Organizational Leadership

Organizational Leadership: Final Paper
MGT: 380

Organizational Leadership
I was only a senior in high school, when I was promoted to my first leadership position as a shift manager, working within the local area restaurant I was employed for.   At that young age, I had little leadership knowledge and quickly had to learn the inner workings of what organizational management entails.   Years later, and after acquiring much hands-on organizational management experience, I can tell you that leadership involves adept direction and strategy, and it is what so many organizations rely upon in order to achieve success.   Being a leader takes great effort; being a great leader is harder yet.   Leadership involves capabilities of different styles and techniques, as not all leaders will utilize the same approach; what is appropriate for one organization may not be adequate for meeting the demands of another.   Leadership is an essential directional component within organizations; it is a main foundational constituent which helps to support and uphold the organization.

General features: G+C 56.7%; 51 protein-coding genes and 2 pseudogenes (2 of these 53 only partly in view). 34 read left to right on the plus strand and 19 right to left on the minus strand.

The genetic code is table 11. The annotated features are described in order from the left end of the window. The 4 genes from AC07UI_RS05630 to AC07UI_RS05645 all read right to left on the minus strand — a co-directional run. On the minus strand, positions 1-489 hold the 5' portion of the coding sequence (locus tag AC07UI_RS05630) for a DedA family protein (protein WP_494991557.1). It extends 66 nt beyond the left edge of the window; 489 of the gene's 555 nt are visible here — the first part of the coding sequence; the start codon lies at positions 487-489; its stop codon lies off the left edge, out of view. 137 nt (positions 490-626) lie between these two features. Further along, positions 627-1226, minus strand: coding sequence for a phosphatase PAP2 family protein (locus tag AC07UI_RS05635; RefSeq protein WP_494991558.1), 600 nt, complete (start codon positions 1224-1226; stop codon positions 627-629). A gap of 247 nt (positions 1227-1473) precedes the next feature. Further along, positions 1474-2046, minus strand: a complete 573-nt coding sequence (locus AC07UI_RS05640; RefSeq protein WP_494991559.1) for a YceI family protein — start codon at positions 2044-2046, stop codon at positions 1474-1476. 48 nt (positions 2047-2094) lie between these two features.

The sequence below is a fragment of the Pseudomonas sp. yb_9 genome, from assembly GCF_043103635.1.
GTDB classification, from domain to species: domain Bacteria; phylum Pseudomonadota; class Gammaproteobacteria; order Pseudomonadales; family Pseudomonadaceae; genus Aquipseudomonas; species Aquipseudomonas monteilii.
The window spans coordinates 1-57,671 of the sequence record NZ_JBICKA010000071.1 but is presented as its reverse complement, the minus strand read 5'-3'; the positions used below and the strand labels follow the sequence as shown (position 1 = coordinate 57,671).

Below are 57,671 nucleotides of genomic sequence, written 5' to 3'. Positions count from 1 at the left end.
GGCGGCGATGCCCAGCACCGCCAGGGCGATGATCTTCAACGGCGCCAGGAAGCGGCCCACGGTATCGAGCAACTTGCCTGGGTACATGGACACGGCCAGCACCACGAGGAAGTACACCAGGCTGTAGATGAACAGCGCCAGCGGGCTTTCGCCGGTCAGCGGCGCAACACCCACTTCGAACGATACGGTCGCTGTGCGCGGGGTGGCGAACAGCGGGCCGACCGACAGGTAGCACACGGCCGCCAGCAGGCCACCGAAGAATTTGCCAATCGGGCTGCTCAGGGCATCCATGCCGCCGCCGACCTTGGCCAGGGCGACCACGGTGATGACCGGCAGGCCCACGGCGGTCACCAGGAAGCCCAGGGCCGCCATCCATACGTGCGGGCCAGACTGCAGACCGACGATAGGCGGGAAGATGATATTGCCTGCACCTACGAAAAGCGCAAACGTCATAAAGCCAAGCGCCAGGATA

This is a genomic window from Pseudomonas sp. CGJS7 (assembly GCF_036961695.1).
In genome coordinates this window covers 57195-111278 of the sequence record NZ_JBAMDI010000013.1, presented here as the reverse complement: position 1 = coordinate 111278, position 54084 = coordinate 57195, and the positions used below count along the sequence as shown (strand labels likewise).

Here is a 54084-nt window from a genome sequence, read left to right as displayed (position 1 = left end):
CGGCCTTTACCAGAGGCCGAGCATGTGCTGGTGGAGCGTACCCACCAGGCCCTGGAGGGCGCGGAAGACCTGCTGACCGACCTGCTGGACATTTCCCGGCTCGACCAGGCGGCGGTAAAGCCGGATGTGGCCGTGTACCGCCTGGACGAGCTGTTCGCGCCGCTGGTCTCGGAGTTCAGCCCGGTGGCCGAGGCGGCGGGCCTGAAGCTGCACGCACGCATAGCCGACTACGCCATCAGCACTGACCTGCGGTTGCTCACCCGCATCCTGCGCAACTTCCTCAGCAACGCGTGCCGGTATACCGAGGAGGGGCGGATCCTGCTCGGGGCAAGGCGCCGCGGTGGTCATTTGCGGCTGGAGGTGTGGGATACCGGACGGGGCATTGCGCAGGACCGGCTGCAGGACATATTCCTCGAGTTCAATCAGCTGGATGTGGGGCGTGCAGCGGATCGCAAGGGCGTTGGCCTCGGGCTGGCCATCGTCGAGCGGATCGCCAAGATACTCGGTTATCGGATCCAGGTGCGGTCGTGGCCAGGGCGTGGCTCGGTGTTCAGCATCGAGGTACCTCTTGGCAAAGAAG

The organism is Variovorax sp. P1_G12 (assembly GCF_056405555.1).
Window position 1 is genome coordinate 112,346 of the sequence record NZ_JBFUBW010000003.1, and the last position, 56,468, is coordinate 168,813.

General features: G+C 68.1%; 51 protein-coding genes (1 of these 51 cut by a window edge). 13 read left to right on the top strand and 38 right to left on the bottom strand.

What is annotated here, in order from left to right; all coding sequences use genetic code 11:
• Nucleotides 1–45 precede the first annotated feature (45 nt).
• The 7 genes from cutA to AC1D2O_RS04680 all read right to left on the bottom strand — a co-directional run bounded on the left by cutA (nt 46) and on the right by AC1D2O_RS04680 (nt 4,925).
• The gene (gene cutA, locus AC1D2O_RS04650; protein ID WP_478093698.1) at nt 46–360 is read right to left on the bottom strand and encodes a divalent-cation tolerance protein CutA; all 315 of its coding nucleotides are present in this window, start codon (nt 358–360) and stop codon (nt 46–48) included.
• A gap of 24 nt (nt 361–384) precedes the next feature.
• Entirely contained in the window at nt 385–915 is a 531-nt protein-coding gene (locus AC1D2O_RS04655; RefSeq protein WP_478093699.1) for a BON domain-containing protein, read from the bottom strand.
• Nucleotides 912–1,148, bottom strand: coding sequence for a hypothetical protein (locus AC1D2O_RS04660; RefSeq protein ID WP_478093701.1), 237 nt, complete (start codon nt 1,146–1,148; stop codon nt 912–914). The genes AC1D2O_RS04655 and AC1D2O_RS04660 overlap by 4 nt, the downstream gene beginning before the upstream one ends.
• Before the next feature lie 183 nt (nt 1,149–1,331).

My leadership began as an unknown journey, and as time passed and my experiences expanded, my leadership style began to take shape.   Every leader is shaped by his/her unique leadership style, which is greatly consisted of their personality traits or characteristics.   One of the most rudimentary of the leadership ideals is known as the trait theory, which is centralized around personal leadership attributes.   The trait theory has involved years of research examining and trying to find just what those great leadership skills really are. Trait theory considers which ‘traits’ great leadership encompasses - this is also why this theory has been designated as ‘the great man theory’, (Weiss, 2011).  

One of the most debated aspects of trait theory involves the speculation of whether or not leadership skills are innately instilled, or instead, learned.   For me, effective leadership skills were something...